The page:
In response to Florida Governor Rick Scott attacking Florida universities for graduating too many psychology majors (among other disciplines), a group of department chairs put out a report explaining and defending the discipline. Toward the end they list some famous psychology majors, and among them is Mark Zuckerberg.
Here’s Zuckerberg in the Deseret News:
“All of these problems at the end of the day are human problems,” he said. “I think that that’s one of the core insights that we try to apply to developing Facebook. What [people are] really interested in is what’s going on with the people they care about. It’s all about giving people the tools and controls that they need to be comfortable sharing the information that they want. If you do that, you create a very valuable service. It’s as much psychology and sociology as it is technology.”
And it’s not just talk — he’s hiring psychology PhDs (including a University of Oregon graduate).
See also here (psych major stuff starts around 1:00; gets especially interesting around 2:50).
Cedar Riener discusses the importance of humanities and arts in higher education. His post is in response to a recent Stanley Fish column on a crisis in the humanities. I’m glad Cedar wrote this post, because when I read Fish’s piece, after I got through the part where he dismisses all of the usual arguments for the humanities, I reread it twice and couldn’t find him presenting any good arguments in favor.
Cedar reviews recent evidence showing benefits of bilingualism and study abroad (making the case for departments of French, Russian, etc.). But importantly, he also discusses the difficulty of measuring outcomes:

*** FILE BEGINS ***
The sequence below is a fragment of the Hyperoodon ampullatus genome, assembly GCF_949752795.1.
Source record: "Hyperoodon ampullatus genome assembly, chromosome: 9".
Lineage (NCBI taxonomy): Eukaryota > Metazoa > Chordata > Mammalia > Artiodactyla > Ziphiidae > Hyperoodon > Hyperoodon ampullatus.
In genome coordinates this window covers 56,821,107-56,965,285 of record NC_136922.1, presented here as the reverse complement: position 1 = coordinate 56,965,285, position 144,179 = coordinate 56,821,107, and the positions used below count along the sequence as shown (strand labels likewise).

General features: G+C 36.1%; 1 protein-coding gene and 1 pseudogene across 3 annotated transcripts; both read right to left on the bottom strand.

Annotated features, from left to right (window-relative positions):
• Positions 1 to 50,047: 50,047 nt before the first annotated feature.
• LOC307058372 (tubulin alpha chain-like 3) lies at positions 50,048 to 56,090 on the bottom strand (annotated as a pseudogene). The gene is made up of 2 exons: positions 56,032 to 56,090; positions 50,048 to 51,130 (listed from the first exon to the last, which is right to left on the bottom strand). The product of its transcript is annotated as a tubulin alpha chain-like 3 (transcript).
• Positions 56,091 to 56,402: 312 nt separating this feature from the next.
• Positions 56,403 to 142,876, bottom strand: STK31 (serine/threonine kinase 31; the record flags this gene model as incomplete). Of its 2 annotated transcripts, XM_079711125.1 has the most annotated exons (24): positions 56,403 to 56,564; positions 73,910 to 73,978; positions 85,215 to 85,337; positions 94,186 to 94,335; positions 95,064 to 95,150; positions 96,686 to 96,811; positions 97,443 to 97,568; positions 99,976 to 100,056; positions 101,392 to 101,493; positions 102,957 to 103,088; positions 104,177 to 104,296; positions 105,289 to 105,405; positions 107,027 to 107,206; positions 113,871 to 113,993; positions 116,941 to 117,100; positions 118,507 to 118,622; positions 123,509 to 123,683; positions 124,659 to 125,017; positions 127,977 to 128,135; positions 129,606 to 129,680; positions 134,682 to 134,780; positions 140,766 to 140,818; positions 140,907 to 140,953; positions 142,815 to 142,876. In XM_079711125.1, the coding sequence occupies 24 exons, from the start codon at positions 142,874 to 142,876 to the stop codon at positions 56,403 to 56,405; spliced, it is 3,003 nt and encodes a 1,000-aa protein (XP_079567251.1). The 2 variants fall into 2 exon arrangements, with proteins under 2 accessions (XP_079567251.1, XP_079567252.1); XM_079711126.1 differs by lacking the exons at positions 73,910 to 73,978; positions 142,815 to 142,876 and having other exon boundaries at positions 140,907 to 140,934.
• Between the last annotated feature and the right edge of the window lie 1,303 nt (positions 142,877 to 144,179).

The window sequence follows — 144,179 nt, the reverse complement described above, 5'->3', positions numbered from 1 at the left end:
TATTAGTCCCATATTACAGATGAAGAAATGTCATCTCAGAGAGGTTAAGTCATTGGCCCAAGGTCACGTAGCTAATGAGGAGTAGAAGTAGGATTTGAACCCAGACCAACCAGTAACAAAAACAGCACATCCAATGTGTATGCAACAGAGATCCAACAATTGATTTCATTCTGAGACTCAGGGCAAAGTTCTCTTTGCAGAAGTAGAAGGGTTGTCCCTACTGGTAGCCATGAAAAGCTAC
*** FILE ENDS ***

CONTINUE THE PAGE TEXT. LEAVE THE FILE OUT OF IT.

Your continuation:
Finally, I think a take-home message we should all get from the science of why there is value in the humanities (and the liberal arts in general) is that we should be humble in our drive to tie education to specific and direct goals. This approach is short-sighted, not just because bilingualism improves creativity and prevents cognitive aging, but because most of the effects of any sort of education are very very hard to measure. We psychologists can assail education research for not providing clear answers on anything, but at some point we have to conclude that the kind of clear answers we want just don’t exist.
Outcome-oriented policies are only as good as somebody’s ability to list, define, and measure outcomes. A lot of the criticisms of standardized testing center around this issue. As a scientist who does a fair amount of psychometrics in my line of work, I’m pretty optimistic about our ability to construct assessments if we have a good and comprehensive definition of what we want to measure. But the having-a-good-and-comprehensive-definition part is hellaciously hard when it comes to things like the effects of education. If universities keep shifting to “accountability” policies before we can solve this problem, we are in for a rough time.
If you want to change the behavior, you have to change the incentives. Moralistic huffing and puffing won’t cut it.
That sentence jumped out at me as being true of just about every domain of public policy.
(In this case it’s from Dean Dad’s blog post about public higher ed outsourcing growth to private higher ed. My own institution has essentially done this internally. Our finances are more like a public institution with regard to in-state students, and like a private with regard to out-of-state students. Since our state’s contribution to higher ed is dismal and dropping, the higher-ups have decided to balance the budget through growth — but that’s almost entirely by admitting more out-of-state students.)